Online room rental service Airbnb is asking users to join in on the fight against a subpoena from New York Attorney General Eric Schneiderman demanding records for all Airbnb hosts in the state. The number of users is pegged at over 15,000 in New York City.
The company is fighting back in court to protect its users. David Hantman, head of global public policy at Airbnb, wrote on the site’s blog: “The vast majority of these hosts are everyday New Yorkers who occasionally share the home in which they live … This demand is unreasonably broad and we will fight it with everything we’ve got.” The company pointed out that 87 percent of hosts rent out the homes in which they live.
Airbnb also sent out an e-mail asking users to sign the petition to “Save Airbnb in NY” on Peers.org: The petition already has over 17,000 signatures. Lead petitioner Mishelle wrote, “As a New Yorker just trying to pay my bills, I don’t understand why [state prosecutors] think I’m a slumlord.” She continued, “Renting a room … is helping me achieve my dreams by providing me with a source of income that makes it possible for me to focus my energy on preparing for a new career where I can help people through better public policy.” It should be noted that if Mishelle simply rents out a room but maintains a presence in her own home, her hosting activity is legal according to New York law.
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Peers.org sent Metro letters the site has received from Airbnb users who want to save the site. Jasmine G. from Manhattan wrote, “Being able to rent out my space allows me to pay off my bills and pay toward my student loans.”
Airbnb stresses that the majority of its users are not trying to run illegal hotels and that the affordable price point of Airbnb rooms allows a more vibrant cuture in the city. Manisha S. of Brooklyn wrote to Peers.org, “This action stinks of an attorney general acting in the interests of big hotel businesses and not the warm, community-oriented citizens that make up New York and are welcoming tourists into our homes.”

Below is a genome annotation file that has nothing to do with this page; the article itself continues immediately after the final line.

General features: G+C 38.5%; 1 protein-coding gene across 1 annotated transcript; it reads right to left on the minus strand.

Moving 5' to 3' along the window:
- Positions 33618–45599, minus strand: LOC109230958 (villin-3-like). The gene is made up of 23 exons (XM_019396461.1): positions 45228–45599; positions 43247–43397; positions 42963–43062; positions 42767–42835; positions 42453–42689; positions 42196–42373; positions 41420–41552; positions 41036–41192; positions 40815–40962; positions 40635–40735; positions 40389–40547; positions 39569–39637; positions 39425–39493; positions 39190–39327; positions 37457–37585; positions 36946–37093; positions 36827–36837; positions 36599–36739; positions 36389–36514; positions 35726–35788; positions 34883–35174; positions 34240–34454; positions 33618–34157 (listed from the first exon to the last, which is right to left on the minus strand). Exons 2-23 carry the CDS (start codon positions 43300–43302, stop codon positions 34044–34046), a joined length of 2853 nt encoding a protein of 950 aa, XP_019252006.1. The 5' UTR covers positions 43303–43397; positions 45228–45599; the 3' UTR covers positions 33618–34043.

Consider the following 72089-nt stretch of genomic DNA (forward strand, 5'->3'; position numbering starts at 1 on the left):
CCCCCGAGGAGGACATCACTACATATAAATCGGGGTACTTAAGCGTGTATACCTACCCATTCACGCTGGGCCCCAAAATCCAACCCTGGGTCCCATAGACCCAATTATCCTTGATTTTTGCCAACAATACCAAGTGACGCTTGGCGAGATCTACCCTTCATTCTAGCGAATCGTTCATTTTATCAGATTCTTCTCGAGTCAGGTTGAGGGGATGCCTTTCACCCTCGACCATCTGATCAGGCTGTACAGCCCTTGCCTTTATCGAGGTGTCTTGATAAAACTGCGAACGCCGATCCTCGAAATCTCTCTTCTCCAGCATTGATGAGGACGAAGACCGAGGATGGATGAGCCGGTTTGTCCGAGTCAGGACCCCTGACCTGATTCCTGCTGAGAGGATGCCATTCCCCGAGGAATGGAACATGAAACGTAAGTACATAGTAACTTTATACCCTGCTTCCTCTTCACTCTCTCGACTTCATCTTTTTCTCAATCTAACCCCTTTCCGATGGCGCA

Airbnb said it shares New York prosecutors’ goals of eliminating slumlords and people who run illegal hotels out of their properties, but doesn’t want to burn casual users renting out their own homes in the process. “We are eager to work with New York to remove bad actors in our community,” wrote CEO Brian Chesky. Chesky also wrote that he believes “it makes sense” for hosts to pay tax on their earnings and that he would like New York to pass a law that makes it possible for users to do so.
A source told the Daily News that Schneiderman’s office is not targeting casual users, but Airbnb hosts could still get fined if they are reported to the police. Airbnb recently provided legal aid to host Nigel Warren, who appealed a court ruling that it was illegal for him to rent out his room for a few days. He was fined $2,400 before the New York City Environmental Control Board reversed the fine. The Board decided that because his roommate, a permanent occupant, was present, the sublet was legal.
The vague nature of the law was enough to scare off a few hosts. Former host Megan of Park Slope told Metro that though she found most of her guests very friendly and enjoyed making the extra money without committing to a roommate, she stopped hosting because she feared legal trouble. “About a year ago, a few New York City hosts were sued by their landlords so I think a lot of us took our listings offline at that point,” she said. “We like our apartment enough to not want to lose our lease over it.” She added that if the laws change, she’d likely start hosting again.
Metro was not able to reach Schneiderman’s office for comment.